• Montana: Republican Secretary of State Corey Stapleton says that all 56 Montana counties plan to conduct the state's June 2 presidential and downballot primaries by mail, an option that Democratic Gov. Steve Bullock recently made available.
• Montana: Democratic Gov. Steve Bullock has told county election officials that they may conduct the state's June 2 presidential and downballot primaries entirely by mail. Voters would be sent ballots with postage-paid return envelopes, and they'd also be able to vote in person during the state's early voting period, which runs for 30 days leading up the primary.
• Montana: The ACLU has filed a lawsuit in state court seeking to overturn a constitutional amendment that Republican legislators passed and voters approved in 2018 to limit who can turn in someone else's absentee mail ballot, saying that it illegally discriminates against Native American voters. The lawsuit argues that the amendment violates a number of protections in the state constitution, including the right to vote, freedom of speech, freedom of association, and due process.
The amendment makes it a felony to turn in someone else's absentee ballot unless the person doing so is the voter's family member, caregiver, household member, or acquaintance, and even those individuals may turn in no more than six others' absentee ballots. Only postal workers and election officials are fully exempt.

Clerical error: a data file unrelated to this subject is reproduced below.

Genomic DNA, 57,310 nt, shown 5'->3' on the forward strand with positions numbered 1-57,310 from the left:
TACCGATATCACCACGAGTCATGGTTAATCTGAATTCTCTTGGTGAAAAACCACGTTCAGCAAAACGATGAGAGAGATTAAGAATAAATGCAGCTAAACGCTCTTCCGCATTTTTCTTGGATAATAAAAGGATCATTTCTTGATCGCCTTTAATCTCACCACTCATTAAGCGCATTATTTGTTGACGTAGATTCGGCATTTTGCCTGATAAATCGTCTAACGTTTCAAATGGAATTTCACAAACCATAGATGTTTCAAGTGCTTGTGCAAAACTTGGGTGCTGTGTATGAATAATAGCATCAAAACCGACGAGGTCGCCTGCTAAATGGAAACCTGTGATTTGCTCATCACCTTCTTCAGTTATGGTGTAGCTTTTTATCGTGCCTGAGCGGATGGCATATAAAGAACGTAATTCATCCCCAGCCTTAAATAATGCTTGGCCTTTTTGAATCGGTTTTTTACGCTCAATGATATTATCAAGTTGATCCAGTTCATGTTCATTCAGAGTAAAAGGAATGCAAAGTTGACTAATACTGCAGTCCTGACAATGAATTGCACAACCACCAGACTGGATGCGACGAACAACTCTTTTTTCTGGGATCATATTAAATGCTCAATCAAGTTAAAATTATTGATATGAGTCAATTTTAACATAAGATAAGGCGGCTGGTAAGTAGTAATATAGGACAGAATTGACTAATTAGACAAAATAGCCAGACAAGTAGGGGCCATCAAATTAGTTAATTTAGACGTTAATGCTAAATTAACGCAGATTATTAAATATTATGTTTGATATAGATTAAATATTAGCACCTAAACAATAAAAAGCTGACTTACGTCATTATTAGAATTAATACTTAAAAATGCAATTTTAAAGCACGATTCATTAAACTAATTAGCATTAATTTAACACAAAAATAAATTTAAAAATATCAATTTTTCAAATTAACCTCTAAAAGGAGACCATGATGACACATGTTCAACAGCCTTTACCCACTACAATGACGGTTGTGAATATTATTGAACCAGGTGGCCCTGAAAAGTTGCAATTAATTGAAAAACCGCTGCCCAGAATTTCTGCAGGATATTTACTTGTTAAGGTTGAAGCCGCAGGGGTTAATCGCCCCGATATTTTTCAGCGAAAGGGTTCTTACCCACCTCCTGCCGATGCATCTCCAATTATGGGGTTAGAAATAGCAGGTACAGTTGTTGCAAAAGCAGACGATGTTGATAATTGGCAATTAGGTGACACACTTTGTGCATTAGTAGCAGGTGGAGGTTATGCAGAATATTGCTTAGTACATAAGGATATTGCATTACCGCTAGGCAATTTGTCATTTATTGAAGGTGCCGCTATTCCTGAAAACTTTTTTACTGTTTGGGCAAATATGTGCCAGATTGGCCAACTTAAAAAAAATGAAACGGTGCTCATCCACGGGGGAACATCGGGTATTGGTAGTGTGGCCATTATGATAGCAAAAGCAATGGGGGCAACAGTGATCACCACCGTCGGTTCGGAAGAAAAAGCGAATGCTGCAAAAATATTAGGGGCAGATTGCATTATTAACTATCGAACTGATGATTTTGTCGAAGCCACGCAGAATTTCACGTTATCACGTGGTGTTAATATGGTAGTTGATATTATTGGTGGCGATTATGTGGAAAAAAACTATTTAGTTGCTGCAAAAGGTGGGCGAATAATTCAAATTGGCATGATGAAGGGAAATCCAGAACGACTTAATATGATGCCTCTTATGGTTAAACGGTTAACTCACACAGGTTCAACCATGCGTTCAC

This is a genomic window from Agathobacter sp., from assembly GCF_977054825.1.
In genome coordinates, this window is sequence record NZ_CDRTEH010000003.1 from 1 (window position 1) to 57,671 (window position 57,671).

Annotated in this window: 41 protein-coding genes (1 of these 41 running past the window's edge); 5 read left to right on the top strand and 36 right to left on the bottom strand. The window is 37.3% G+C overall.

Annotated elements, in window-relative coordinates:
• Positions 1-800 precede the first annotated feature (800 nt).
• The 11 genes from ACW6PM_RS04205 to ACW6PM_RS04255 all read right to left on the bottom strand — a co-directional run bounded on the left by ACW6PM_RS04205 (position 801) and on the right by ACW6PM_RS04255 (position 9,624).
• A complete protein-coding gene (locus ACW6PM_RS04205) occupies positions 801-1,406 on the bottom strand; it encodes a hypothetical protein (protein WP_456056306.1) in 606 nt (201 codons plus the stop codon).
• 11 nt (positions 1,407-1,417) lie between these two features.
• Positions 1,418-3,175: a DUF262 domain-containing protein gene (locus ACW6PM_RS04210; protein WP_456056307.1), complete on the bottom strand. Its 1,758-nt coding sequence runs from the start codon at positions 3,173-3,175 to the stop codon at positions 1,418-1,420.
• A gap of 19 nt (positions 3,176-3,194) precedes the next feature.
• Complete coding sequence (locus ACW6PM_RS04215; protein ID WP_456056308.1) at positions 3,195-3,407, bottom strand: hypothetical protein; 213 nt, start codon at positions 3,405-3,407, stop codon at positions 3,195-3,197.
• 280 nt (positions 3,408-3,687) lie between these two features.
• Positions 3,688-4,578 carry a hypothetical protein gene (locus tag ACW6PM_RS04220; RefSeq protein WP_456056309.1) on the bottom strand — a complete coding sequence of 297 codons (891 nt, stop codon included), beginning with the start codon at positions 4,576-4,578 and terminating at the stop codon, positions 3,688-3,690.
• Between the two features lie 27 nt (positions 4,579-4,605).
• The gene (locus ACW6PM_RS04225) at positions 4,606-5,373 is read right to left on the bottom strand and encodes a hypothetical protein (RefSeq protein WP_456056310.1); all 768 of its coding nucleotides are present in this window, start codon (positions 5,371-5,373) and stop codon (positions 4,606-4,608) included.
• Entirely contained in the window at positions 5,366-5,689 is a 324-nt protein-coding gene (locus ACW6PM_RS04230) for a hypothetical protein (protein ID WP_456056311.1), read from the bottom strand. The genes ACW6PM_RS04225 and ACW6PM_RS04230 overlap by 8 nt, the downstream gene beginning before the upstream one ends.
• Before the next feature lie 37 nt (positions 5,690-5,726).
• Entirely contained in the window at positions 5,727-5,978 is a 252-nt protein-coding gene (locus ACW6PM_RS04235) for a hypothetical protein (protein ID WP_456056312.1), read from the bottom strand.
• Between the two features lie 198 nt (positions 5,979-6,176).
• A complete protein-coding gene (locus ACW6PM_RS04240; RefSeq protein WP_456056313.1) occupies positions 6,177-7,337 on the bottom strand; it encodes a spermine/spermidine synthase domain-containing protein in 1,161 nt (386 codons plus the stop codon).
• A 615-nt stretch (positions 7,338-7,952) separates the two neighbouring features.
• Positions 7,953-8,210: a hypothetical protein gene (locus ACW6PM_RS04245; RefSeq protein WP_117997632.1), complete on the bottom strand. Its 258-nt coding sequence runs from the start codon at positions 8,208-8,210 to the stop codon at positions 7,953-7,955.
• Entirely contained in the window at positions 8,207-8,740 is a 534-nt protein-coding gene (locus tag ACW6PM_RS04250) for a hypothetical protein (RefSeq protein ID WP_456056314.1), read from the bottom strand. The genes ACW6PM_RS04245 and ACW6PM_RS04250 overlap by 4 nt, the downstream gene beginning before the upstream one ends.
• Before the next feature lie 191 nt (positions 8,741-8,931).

Montana is one of a few states that lets voters opt into permanently receiving an absentee mail ballot in all elections, which is intended to make it easier to vote, and most voters cast their ballot that way. However, because many Native Americans living on remote reservations lack reliable postal service and access to transportation, many ask others who do not face such barriers to turn in their ballots for them. Plaintiffs noted that get-out-the-vote organizers often collect 80 or more ballots each.
Neither liberals nor conservatives hold a reliable majority on Montana's Supreme Court, making it uncertain how the justices would rule if this case eventually reaches them.